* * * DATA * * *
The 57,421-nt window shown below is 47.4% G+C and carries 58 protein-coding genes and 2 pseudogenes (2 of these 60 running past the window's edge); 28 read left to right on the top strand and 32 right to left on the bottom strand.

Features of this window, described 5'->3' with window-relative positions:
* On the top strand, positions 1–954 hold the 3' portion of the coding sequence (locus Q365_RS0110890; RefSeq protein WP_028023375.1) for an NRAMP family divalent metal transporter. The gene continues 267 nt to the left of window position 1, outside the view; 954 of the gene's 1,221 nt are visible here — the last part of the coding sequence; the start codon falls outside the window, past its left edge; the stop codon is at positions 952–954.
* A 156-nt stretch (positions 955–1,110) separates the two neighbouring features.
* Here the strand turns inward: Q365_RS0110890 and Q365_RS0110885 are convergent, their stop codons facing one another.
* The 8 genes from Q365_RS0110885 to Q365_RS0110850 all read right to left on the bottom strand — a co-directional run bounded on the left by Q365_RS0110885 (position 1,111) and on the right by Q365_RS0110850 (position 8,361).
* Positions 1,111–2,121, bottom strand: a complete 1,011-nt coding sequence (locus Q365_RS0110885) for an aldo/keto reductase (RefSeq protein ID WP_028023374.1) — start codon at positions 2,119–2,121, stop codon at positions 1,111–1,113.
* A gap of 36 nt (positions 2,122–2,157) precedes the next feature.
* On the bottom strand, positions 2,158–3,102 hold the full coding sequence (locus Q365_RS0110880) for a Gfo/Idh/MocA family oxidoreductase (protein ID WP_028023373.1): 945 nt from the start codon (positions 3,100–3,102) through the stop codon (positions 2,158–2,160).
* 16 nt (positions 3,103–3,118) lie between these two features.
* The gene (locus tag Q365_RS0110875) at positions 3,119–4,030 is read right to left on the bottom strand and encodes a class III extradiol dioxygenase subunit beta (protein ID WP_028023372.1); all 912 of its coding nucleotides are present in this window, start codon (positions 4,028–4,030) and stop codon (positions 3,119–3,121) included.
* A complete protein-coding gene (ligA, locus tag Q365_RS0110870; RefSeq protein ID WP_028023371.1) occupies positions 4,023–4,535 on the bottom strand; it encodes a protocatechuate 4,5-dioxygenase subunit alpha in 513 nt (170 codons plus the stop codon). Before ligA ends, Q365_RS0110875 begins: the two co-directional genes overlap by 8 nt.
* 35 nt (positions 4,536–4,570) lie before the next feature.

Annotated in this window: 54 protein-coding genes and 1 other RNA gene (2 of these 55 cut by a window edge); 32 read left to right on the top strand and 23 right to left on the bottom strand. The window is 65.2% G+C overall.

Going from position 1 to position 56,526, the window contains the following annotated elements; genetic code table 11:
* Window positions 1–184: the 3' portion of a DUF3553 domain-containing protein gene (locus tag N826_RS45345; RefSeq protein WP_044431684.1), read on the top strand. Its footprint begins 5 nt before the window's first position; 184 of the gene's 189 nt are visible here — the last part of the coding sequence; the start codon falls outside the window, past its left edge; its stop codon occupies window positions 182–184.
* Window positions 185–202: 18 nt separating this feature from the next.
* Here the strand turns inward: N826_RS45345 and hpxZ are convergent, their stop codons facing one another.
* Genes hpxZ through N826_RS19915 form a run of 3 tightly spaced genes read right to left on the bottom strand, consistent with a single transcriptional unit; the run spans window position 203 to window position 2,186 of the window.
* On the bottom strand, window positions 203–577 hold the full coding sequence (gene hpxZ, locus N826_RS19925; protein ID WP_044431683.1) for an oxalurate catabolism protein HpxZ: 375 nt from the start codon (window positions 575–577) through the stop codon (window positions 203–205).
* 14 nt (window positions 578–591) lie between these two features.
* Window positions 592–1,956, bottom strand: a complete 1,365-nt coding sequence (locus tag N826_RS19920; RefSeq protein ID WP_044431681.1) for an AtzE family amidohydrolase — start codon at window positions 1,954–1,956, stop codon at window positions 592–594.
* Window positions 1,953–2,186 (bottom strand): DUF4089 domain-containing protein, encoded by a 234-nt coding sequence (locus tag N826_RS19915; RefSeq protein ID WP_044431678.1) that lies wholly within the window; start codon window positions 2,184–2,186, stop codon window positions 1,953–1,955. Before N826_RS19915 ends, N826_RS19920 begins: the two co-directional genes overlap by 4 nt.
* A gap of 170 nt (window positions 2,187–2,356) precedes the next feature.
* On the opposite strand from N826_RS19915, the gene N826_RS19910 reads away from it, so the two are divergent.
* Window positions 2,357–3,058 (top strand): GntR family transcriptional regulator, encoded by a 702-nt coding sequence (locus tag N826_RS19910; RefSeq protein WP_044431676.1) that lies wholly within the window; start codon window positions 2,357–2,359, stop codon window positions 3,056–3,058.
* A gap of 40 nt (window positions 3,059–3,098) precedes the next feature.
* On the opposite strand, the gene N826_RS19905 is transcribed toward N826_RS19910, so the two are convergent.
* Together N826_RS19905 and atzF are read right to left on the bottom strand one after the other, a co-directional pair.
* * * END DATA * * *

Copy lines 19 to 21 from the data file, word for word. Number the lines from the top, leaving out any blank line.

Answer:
* Genes hpxZ through N826_RS19915 form a run of 3 tightly spaced genes read right to left on the bottom strand, consistent with a single transcriptional unit; the run spans window position 203 to window position 2,186 of the window.
* On the bottom strand, window positions 203–577 hold the full coding sequence (gene hpxZ, locus N826_RS19925; protein ID WP_044431683.1) for an oxalurate catabolism protein HpxZ: 375 nt from the start codon (window positions 575–577) through the stop codon (window positions 203–205).
* 14 nt (window positions 578–591) lie between these two features.